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Today is the United States of Women White House Summit, a rallying cry for gender equality. There's a huge list of speakers, including famous faces like Oprah Winfrey, Kerry Washington, Shonda Rhimes, Amy Poehler, and Mariska Hargitay. President Obama gave an inspiring speech in which he referred to himself as a "feminist"; and later on today, Michelle Obama and Oprah will join in conversation on the topic (follow along here with the live stream).
But beyond conversation, there's some real action being taken: 28 companies are taking the Equal Pay Pledge, including several fashion, retail, and beauty companies. Gap Inc., L’Oréal, Johnson & Johnson, and Amazon are among companies that have committed toward closing the pay gap between men and women.
That includes conducting an annual gender pay analysis, review hiring and promotion processes and procedures to reduce unconscious bias. The goal is to help close the national wage gap and ensure fairness for all workers, with concrete results.
"The pledge is to actually take action," Tina Tchen, executive director for the White House’s Council on Women and Girls, told the Wall Street Journal.
Women hold 43% of manager and executive positions combined at #JNJ, and represent 30% of our Board of Directors. - Gorsky #StateOfWomen— Johnson & Johnson (@JNJNews) June 14, 2016
"I may be a little grayer than I was eight years ago, but this is what a feminist looks like." —@POTUS pic.twitter.com/kwZQ4dXO5S— The White House (@WhiteHouse) June 14, 2016
"Imagine the economic power that women will have when they are paid the same as men doing the same job." -@MaryKayHenry on the #StateOfWomen— US Labor Department (@USDOL) June 14, 2016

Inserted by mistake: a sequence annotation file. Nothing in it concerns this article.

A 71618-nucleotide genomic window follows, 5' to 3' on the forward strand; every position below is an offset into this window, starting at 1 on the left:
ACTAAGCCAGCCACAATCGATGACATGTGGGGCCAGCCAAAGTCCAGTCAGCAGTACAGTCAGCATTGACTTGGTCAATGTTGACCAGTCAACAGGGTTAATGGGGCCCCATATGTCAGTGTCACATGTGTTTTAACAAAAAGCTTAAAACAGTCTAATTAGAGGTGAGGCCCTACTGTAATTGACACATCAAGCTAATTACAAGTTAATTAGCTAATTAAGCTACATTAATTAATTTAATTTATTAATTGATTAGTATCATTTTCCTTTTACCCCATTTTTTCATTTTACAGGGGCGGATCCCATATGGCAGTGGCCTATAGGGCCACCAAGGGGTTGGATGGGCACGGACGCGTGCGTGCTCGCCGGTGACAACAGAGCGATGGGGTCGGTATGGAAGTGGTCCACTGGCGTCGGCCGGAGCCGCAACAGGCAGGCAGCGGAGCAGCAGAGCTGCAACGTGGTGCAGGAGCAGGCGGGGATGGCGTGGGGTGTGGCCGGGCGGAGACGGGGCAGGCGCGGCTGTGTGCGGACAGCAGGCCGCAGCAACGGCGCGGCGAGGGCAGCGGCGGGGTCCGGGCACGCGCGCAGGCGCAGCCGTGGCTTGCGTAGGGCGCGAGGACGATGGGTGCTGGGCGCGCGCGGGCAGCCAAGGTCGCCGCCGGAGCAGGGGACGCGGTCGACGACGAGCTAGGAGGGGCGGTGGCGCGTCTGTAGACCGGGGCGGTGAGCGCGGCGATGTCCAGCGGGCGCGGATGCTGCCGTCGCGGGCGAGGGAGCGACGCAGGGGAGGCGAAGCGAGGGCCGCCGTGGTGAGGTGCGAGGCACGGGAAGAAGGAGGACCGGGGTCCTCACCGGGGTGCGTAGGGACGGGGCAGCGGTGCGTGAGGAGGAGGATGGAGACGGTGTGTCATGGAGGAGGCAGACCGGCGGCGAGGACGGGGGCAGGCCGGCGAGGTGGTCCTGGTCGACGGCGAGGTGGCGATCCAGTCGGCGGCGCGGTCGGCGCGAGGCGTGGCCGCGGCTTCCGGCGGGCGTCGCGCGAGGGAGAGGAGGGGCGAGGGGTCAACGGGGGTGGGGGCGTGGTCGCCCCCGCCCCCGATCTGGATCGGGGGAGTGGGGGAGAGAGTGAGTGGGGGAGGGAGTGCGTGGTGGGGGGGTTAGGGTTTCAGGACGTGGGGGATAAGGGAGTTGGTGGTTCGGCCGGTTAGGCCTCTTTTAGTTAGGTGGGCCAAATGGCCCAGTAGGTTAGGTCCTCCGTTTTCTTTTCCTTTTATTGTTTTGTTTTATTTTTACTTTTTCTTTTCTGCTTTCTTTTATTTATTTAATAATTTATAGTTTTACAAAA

Along with amazing panels, the fashion at #StateOfWomen is ON POINT pic.twitter.com/t3yLkZsA2N— Katharine Zaleski (@kzaleski) June 14, 2016
That's especially meaningful at companies where women are at the focus — as leaders and as customers. Speakers at today's White House summit included SoulCycle CEO Melanie Whelan, Nicole Baldwin of Biao Skincare, Miki Agrawal of underwear brand THINX, and Carol's Daughter founder Lisa Price.
Even in the fashion and beauty worlds, however, women are the customers but not always the powerful leaders at the helm. That applies to high fashion (think of the biggies: Dior, Saint Laurent, Chanel, Gucci...) as well as mainstream retail: According to a October 2015 report by Mic, all 15 mass-market apparel companies on the Fortune 500 list have male CEOs.
For the women who do make it to the top, the least they can hope for is payment equal to their male counterparts.